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Tough landscape shaped Microsoft’s CEO search

Microsoft has a mountain of cash, but was slow to react to Internet search and mobile. Above, its tablet computer.

Elaine Thompson /Associated Press/File 2013

Microsoft has a mountain of cash, but was slow to react to Internet search and mobile. Above, its tablet computer.

SAN FRANCISCO — After compiling a list of more than 100 CEO candidates, Microsoft settled on Satya Nadella, a home-grown leader who joined the software maker in the early 1990s — when Google’s founders were teenagers and Facebook CEO Mark Zuckerberg was in elementary school.

Tuesday’s hiring of Nadella as Microsoft’s chief executive after a five-month search is a safe move that probably will be greeted with relief at the company’s Redmond, Wash., headquarters, analysts say. But the methodical, almost predictable decision is likely to reinforce perceptions that Microsoft Corp. is a plodding company reluctant to take risks as it competes against younger rivals .

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Google founder and CEO Larry Page boasts about taking ‘‘moon shots’’ and Zuckerberg promises to ‘‘move fast and break things,’’ but Microsoft has fallen behind the technological curve after underestimating the importance of Internet search more than a decade ago and reacting too slowly to the rise of mobile devices in the past seven years. Meanwhile, sales of personal computers running on Microsoft’s Windows software are shrinking.

Microsoft’s malaise may have narrowed the field of up-and-coming visionaries interested in running a company founded in 1975.

Just as Microsoft founder Bill Gates and Apple Inc. founder Steve Jobs would never have considered working at IBM Corp. in the 1980s, today’s entrepreneurial whiz kids scoff at Microsoft’s overtures.

‘‘Going to work at Microsoft could make it look like you are going back to the Dark Ages,’’ said Richard Metheny, a management coach for the executive search firm Witt/Kieffer in Chicago. ‘‘It’s a well-entrenched business that has had trouble lately figuring out how to play in this new world.’’

Still, Microsoft remains a moneymaking machine with an $84 billion cash pile. That alone should have been enough to tempt technological sharpshooters to take a shot at turning around the company, said Dennis Carrey, vice chairman of the executive recruiting firm Korn Ferry and coauthor of the book ‘‘Boards That Lead.’’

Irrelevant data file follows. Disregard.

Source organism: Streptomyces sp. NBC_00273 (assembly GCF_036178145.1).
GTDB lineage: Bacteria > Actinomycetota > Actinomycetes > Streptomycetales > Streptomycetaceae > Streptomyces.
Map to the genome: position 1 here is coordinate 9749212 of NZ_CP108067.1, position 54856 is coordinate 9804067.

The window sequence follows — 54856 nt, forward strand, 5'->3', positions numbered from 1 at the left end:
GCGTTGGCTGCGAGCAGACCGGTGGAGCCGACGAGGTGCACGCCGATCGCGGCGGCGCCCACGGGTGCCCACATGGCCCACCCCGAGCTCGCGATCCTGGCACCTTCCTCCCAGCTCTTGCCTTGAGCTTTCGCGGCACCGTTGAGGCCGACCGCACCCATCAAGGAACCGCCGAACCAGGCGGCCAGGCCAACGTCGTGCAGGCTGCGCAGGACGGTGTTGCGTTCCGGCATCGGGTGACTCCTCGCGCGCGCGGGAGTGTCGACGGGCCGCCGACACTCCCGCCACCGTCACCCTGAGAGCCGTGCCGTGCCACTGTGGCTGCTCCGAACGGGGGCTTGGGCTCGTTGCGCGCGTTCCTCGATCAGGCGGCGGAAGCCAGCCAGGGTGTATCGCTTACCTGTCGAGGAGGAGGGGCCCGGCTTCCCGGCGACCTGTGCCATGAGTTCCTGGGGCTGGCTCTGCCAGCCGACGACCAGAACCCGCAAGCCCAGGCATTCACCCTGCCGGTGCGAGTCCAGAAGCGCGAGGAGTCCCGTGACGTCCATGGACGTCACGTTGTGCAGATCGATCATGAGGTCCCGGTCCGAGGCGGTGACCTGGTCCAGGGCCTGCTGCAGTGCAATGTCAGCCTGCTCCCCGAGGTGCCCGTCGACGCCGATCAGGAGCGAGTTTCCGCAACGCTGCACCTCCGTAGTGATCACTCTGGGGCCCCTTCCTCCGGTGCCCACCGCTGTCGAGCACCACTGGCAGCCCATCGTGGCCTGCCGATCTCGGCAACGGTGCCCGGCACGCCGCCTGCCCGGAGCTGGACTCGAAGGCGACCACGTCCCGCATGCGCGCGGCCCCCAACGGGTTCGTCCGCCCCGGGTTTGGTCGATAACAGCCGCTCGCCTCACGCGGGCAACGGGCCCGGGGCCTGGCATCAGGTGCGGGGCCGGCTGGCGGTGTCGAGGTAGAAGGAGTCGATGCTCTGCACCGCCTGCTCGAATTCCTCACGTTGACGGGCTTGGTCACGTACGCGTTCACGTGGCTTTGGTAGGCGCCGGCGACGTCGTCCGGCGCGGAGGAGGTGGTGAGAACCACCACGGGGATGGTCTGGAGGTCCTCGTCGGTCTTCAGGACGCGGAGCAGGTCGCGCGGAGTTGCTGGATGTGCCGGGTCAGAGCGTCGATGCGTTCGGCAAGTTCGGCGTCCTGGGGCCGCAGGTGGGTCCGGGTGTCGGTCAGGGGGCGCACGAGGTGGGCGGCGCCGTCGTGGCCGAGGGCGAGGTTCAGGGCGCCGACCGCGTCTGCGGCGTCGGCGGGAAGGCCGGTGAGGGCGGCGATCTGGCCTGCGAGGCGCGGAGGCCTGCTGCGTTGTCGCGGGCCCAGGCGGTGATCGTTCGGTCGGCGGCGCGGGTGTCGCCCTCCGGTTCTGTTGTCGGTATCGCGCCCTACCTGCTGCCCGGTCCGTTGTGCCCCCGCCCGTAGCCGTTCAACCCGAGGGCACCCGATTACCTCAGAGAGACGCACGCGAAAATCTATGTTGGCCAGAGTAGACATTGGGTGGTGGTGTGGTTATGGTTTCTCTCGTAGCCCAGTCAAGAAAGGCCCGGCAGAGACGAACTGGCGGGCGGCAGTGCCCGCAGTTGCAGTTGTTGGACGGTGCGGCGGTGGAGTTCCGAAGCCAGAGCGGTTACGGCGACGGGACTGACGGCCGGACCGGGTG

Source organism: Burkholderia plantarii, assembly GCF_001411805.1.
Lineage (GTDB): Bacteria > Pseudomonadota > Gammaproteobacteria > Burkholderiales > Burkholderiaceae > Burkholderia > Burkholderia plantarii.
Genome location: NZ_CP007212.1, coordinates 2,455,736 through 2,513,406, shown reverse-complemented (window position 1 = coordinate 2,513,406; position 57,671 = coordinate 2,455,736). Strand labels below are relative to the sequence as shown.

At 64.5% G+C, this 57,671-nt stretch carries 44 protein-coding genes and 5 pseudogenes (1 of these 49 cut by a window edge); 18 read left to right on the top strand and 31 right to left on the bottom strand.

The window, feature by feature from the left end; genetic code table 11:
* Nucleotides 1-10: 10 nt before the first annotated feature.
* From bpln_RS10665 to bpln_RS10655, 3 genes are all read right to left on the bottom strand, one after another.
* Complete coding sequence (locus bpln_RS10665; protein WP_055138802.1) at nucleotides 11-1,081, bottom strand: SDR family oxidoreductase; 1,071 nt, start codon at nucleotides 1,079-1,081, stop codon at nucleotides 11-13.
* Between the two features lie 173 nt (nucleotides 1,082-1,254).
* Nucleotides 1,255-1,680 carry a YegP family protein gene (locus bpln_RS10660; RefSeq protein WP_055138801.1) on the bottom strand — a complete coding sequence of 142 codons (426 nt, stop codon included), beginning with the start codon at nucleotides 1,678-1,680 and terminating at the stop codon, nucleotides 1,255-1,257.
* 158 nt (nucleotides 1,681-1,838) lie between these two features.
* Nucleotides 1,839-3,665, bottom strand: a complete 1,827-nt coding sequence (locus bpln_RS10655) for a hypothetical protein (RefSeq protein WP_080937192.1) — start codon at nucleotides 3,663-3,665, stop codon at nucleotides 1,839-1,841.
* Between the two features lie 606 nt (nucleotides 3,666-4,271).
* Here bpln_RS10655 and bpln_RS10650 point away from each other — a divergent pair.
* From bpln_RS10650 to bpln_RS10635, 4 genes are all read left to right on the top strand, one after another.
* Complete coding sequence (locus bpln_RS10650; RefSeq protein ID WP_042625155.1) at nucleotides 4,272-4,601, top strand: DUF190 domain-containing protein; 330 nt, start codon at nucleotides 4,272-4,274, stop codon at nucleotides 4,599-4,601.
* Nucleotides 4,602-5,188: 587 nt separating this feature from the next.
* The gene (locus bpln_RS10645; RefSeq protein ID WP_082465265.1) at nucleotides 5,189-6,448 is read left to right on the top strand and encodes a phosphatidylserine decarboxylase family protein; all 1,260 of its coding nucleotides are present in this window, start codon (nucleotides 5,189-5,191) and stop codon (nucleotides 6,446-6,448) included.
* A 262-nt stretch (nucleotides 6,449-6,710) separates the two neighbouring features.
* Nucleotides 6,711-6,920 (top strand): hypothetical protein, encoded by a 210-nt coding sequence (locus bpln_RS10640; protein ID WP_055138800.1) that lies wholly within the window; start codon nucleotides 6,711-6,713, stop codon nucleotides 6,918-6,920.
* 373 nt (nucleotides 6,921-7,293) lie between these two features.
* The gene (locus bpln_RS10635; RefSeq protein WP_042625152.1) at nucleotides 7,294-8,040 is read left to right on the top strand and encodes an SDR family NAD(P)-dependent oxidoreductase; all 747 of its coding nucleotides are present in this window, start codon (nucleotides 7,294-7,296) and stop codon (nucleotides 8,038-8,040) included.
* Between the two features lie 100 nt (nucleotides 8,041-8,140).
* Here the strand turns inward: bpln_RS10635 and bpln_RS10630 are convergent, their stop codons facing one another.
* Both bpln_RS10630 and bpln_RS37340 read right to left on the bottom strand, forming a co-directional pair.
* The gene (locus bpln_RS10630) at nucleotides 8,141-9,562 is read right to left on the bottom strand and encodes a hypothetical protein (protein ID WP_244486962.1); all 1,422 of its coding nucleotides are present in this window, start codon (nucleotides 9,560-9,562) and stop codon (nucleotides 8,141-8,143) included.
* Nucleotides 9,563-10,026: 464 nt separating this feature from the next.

Microsoft ‘‘is like a car that still has a full tank of gas, but it’s just an old model,’’ Carrey said. ‘‘There are a lot of great tech executives who yearn for that kind of challenge, especially with a bucket of cash to make acquisitions and do some really fun, cool stuff.’’

A Microsoft resurgence is entirely possible. IBM famously bounced back during the 1990s after hiring an outsider, the former packaged food and financial services executive Louis Gerstner, who imposed the most wrenching changes in that company’s history.

Unsurprisingly, Microsoft called Nadella the best person to intensify its focus on blending software and gadgets with cloud computing — delivering applications and other services over the Internet.

Nadella, 46, wins praise from analysts and colleagues for his technical expertise, affability, and deep knowledge of Microsoft. He has spent the last 22 years at the company, working in jobs that gave him insight into cloud computing, data centers, Internet search, and video game consoles.

But Nadella has a major handicap: He is a remnant of the same team that led Microsoft astray during previous CEO Steve Ballmer’s 14-year reign.

‘‘As Microsoft continues down the right lane of the highway at 55 mph with its new CEO in hand, the fear among many investors is that other tech vendors from social, enterprise, mobile, and the tablet segments continue to easily speed by the company in the left lane of innovation and growth,’’ FBR analyst Daniel Ives wrote.

Microsoft’s stock fell 13 cents to $36.35 Tuesday after Nadella was anointed as CEO. It fell another 53 cents Wednesday to $35.82. The stock fell more than 30 percent during the Ballmer era.

Given the stock’s poor performance and the challenges facing the company, it probably would have made more sense to hire an outsider as CEO, said longtime technology analyst Patrick Moorhead.

John Thompson, the Microsoft board member who oversaw the CEO search, made it clear the company did an exhaustive search. In a blog post late last year, Thompson disclosed that the board identified more than 100 prospects before whittling the field to about 20.

Thompson is now replacing Gates as Microsoft’s chairman. Gates remains on the board, with Ballmer. The two men collectively own a roughly 8.5 percent stake in Microsoft, investments that could be used to amplify their voices even more.

The presence of Gates and Ballmer could have prompted any outside candidate to fear that new ideas might face resistance from an influential old guard, Metheny said.

Once Microsoft decided on the insider route, Nadella was an obvious choice, Carey said. ‘‘Only history will tell us whether it was the right choice.’’

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